Friday, June 28, 2013

Corey Robin's confusion.
Why would a liberal opposed to the Hobbesian vision of absolute power resort to such a Hobbesian style of argument? Because Montesquieu, like Hobbes, lacked a positive conception of human ends, true for all people, in which to ground his political vision. Montesquieu’s liberalism was not the egalitarian liberalism of the century to come, nor was it the conscience-stricken protoliberalism of the century it had left behind. Unlike Locke, whose argument for toleration was powered by a vision of religious truth, and unlike later figures such as Rousseau or Mill, whose arguments for freedom were driven by secular visions of human flourishing, Montesquieu pursued no beckoning light. 
"...Montesquieu pursued no beckoning light." And we're supposed to see that as a weakness.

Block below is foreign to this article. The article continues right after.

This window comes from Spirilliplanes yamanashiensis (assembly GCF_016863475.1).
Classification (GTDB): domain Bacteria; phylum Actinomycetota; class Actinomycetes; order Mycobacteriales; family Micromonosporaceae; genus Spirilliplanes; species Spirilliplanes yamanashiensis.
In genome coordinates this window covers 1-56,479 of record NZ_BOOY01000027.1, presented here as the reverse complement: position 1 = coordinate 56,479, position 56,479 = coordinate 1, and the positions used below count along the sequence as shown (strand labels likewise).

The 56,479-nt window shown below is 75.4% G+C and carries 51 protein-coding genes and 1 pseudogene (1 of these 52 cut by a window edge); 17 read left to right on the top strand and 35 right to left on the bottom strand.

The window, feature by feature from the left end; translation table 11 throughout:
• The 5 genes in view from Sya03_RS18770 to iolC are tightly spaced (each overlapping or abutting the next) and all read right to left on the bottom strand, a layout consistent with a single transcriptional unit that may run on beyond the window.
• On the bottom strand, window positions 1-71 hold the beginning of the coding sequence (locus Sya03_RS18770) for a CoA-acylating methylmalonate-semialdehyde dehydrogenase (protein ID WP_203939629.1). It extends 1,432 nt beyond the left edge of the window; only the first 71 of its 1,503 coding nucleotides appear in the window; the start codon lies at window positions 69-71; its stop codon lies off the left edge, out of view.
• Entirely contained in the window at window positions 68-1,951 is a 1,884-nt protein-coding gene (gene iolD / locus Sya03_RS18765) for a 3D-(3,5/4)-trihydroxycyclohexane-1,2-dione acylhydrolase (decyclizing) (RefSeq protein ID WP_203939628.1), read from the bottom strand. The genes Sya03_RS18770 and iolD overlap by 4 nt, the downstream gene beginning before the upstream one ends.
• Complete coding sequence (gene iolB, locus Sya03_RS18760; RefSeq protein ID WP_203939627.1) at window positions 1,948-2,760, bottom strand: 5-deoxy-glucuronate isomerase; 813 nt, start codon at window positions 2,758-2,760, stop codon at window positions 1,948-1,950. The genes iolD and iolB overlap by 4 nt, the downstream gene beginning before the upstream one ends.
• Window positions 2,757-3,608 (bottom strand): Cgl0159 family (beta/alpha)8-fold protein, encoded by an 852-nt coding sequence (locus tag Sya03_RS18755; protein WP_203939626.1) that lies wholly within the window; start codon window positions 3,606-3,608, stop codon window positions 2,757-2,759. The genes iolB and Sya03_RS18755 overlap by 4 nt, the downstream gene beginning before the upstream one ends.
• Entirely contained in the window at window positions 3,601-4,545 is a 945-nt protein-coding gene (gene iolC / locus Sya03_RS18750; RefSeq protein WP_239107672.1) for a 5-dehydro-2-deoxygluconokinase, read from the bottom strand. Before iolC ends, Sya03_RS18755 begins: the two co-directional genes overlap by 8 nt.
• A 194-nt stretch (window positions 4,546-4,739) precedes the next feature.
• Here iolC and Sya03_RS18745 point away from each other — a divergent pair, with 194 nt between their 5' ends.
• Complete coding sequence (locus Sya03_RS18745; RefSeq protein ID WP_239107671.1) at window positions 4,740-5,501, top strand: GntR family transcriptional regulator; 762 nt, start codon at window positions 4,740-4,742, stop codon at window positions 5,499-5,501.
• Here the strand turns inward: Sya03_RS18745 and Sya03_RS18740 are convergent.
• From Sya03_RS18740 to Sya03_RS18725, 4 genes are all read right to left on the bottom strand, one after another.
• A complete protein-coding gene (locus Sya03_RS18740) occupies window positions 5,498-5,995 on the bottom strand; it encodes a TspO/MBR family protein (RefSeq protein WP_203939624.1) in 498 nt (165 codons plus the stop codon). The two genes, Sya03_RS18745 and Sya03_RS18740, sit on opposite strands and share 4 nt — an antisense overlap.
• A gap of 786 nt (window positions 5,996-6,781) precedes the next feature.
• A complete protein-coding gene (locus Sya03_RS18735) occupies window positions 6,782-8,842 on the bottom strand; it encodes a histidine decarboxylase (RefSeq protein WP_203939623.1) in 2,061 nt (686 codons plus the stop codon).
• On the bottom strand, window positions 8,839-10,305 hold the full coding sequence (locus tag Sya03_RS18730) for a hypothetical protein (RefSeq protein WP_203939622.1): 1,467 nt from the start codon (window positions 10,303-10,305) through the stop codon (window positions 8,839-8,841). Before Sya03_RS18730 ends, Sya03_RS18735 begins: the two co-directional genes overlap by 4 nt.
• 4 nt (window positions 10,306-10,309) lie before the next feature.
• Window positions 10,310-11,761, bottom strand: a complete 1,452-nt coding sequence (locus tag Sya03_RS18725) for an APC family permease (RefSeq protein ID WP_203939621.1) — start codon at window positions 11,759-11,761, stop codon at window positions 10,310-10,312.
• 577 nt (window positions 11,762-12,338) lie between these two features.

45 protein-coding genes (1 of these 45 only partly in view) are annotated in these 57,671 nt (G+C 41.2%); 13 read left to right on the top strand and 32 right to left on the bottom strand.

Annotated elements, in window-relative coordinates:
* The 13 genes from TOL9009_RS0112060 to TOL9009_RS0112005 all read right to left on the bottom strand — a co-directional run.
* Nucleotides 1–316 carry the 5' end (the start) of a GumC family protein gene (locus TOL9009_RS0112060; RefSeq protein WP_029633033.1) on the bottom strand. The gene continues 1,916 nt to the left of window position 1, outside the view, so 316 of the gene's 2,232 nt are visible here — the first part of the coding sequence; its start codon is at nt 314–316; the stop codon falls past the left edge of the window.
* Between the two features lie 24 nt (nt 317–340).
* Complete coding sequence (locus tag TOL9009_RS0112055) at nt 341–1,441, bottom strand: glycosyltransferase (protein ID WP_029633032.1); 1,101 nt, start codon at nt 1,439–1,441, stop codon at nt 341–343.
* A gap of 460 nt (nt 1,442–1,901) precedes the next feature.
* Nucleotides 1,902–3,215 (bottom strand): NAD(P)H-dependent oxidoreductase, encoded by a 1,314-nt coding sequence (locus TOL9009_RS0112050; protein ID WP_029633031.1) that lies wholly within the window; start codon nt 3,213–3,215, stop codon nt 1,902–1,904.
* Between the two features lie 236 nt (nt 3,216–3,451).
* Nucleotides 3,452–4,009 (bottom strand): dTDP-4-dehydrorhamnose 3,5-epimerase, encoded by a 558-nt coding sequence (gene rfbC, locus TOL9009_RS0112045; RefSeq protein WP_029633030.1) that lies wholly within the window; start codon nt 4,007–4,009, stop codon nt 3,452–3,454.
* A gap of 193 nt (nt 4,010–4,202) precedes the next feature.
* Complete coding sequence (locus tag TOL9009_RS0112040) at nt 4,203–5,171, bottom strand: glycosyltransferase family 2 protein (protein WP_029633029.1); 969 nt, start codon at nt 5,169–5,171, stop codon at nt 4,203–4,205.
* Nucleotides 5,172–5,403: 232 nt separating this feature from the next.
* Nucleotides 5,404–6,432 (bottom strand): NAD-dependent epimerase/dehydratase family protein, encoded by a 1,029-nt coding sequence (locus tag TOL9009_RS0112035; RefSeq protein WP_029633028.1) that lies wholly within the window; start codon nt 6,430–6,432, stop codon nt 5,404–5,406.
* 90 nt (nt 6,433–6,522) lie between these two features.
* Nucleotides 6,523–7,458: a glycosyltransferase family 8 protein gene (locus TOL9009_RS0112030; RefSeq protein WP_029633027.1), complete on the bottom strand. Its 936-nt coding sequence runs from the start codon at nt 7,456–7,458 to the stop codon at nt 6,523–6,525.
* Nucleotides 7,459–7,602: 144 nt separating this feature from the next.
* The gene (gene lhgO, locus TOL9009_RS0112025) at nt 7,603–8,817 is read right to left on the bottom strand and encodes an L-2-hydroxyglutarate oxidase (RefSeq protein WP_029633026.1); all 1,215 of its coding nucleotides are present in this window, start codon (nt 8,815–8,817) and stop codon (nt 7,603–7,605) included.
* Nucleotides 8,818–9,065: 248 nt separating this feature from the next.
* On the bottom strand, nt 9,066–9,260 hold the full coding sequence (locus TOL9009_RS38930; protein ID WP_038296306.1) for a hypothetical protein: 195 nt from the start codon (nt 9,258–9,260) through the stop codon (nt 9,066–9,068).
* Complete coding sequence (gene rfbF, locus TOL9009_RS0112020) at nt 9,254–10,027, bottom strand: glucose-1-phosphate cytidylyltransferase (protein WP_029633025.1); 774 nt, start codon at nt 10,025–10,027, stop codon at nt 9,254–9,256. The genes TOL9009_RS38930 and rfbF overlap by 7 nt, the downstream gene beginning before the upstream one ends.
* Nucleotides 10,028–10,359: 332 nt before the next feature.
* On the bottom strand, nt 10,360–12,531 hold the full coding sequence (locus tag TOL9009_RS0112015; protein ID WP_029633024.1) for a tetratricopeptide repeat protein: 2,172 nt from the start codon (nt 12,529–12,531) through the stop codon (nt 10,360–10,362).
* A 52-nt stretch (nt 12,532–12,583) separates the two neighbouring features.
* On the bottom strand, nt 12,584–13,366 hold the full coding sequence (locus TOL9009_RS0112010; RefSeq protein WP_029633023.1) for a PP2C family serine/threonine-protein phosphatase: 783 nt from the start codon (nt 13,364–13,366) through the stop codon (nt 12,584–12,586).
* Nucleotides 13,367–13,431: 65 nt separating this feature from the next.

In the same way that journalists call high-level leakers in the executive branch “White House officials” and low-level guys like Snowden “narcissists” or “losers,” so do they dole out accolades like “Secretary of State” to mass murderers like Henry Kissinger while holding the Snowden-like epithets in reserve for Al Qaeda, Communists, the Militia Movement, and the Weather Underground.
So where does that leave us? I’m not sure. As Jim Naureckas put it on my FB page: “Is the problem treating the retailers of violence as if they were psychotic or regarding violence wholesalers as though they were sane?
“On Language and Violence: From Pathology to Politics,” [PDF]